Robert Solomon offers a practical, clear and systematic approach to thinking through the place of integrity in the success of any enterprise. It is as applicable to your life as to your business.
This is a remarkable book in that it lays a sensible, philosophical foundation and builds a compelling, practical case for the place of virtue in business. His definition, that "a virtue, in essence, is a value embodied and built into action", leads the reader to understand the true basis for a successful strategic planning process. Solomon emphasizes the need for corporations to see themselves as communities, people- rather than profit-driven, and, thus, to change to "a better way of thinking". An excellent, careful, scholarly treatment presented in a linear, holistic, engaging style, this book, taken to the boardrooms of the world, can only change business for the better. It is a must-read for those who care to maintain their sanity in the multi-faceted corporate world. The book is aptly named!
Comment Was this review helpful to you? Yes No Sending feedback...
Thank you for your feedback. If this review is inappropriate, please let us know.
Sorry, we failed to record your vote. Please try again
2 of 2 people found the following review helpful By Patrick D. Goonan on May 11, 2006
Format: Paperback
In this book, Robert Solomon asserts that sound ethics is precondition for any long-term business and that success depends upon alignment with the values that operate within the community that the business operates within. In other words, profit depends upon shared values and companies that ignore this principle eventually end up failing.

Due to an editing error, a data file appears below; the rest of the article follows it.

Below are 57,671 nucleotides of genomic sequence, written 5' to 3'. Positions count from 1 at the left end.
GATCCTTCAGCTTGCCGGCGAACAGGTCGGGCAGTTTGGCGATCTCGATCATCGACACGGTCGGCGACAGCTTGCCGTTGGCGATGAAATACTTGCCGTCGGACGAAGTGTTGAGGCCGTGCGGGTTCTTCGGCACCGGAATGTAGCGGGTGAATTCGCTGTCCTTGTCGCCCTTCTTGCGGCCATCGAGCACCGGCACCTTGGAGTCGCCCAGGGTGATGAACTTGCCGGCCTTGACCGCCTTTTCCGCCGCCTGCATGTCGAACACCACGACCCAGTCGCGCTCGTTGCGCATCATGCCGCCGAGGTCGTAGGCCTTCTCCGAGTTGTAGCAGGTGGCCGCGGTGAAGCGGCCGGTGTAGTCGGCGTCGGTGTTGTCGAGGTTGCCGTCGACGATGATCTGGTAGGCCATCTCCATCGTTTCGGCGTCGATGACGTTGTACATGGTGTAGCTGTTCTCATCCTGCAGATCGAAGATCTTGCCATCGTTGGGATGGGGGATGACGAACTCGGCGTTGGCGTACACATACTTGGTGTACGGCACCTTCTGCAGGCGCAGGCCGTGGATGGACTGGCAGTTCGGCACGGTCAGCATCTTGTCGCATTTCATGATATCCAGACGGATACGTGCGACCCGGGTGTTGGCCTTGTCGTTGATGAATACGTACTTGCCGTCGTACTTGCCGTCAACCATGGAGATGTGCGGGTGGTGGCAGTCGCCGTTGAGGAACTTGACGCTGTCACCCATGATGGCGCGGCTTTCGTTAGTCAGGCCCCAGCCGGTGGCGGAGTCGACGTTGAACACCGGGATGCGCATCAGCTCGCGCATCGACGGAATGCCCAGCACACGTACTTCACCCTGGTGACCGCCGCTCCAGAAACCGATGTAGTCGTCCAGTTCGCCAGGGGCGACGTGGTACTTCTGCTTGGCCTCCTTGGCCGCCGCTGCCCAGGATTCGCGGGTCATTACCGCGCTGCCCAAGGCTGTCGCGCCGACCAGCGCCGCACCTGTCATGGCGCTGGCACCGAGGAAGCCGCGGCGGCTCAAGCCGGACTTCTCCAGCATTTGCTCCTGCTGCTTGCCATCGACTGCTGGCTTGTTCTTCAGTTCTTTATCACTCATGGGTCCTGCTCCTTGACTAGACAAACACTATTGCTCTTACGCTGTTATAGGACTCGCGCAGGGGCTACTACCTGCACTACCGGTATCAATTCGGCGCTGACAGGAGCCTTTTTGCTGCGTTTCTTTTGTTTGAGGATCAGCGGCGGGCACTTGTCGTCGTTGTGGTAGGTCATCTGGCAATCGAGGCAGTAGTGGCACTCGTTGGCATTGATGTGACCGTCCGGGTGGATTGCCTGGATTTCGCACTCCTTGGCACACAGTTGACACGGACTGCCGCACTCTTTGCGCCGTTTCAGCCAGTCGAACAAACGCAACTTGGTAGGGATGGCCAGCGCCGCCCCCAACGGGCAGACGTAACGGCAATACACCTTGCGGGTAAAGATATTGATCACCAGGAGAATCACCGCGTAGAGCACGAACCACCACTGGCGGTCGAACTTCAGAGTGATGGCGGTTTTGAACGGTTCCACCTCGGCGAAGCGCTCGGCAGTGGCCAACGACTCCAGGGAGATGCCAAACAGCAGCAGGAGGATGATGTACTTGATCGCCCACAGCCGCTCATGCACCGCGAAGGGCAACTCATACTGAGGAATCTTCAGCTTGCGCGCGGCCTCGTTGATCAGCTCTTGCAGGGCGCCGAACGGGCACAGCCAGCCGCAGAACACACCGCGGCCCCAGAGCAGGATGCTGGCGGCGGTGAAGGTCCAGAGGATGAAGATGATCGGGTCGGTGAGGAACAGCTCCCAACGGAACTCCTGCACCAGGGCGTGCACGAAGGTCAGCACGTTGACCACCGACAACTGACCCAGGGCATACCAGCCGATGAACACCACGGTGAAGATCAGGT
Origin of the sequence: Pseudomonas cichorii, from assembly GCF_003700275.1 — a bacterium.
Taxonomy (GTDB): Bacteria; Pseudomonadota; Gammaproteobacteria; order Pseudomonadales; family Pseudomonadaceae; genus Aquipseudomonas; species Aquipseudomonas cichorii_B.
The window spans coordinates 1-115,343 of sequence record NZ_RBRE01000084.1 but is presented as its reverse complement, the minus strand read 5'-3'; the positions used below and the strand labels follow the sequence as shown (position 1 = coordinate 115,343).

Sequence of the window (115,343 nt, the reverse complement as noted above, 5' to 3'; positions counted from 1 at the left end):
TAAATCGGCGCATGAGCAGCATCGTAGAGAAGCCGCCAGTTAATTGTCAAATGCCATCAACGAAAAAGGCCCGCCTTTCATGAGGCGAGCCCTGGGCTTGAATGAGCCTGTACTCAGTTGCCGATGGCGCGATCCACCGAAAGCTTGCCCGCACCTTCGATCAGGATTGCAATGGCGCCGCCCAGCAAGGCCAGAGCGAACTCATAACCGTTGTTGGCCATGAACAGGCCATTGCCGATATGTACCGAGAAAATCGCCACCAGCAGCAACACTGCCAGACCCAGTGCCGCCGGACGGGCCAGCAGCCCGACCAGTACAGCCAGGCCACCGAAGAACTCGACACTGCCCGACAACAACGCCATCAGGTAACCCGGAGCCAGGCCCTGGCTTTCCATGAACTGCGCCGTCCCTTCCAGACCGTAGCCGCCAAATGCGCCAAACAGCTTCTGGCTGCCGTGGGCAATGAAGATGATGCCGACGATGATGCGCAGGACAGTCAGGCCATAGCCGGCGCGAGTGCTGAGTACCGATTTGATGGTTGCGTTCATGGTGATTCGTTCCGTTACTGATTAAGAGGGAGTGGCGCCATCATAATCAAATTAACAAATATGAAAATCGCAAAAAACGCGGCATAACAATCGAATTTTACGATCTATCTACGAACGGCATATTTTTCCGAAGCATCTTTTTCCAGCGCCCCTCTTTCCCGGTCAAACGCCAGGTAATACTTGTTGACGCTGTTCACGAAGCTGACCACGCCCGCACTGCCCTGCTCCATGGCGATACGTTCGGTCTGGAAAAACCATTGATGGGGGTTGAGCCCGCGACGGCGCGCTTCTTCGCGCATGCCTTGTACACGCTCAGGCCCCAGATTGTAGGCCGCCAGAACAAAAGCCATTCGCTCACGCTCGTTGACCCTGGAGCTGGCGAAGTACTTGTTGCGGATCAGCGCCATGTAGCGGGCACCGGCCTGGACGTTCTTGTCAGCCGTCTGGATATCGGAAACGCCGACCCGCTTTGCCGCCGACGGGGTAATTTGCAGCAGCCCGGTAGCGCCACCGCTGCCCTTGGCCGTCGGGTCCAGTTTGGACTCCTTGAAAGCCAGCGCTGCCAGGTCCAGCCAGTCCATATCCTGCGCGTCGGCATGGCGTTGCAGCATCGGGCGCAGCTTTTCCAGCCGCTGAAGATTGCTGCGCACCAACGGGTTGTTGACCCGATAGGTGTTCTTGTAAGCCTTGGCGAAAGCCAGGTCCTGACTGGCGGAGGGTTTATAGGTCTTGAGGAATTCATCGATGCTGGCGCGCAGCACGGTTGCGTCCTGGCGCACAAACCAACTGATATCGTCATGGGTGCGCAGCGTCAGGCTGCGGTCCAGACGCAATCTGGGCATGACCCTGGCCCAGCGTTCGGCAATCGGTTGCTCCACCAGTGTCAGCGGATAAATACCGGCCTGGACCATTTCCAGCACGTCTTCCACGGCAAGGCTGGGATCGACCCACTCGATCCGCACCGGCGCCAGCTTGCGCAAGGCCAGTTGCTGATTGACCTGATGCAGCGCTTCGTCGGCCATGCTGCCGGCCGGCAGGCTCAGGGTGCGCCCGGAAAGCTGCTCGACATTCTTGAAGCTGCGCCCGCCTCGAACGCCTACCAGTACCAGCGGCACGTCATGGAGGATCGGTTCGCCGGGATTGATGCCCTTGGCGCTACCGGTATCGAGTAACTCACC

Robert Solomon uses an Aristotelian approach i.e. he is quite cognitively oriented. His books appeal to the logical mind, but the implications certainly extend to larger contexts and areas that are important, but more difficult to articulate. This larger processing and application is often left to the reader.

As multinational corporations gain more power to do good and ill on large scales, it is increasingly important for business leaders to look at the ethical implications of how they do business, the economic landscape and even the metaphysics that underlies our economics. This book is certainly a right step in that direction. I would also suggest that we look at how we compensate our CEOs. For example, how would things be different if we compensated CEOs more heavily on their five and ten year performance rather on the very next quarter's results.
Comment Was this review helpful to you? Yes No Sending feedback...
Thank you for your feedback. If this review is inappropriate, please let us know.
Sorry, we failed to record your vote. Please try again
0 of 2 people found the following review helpful By DO'S on September 5, 2010
Format: Hardcover Verified Purchase
The shipping took just a few days. Condition of object was satisfying with definitely low price. Didn't see anything else to be expected.
Comment Was this review helpful to you? Yes No Sending feedback...
Thank you for your feedback. If this review is inappropriate, please let us know.
Sorry, we failed to record your vote. Please try again

Customer Images


What Other Items Do Customers Buy After Viewing This Item?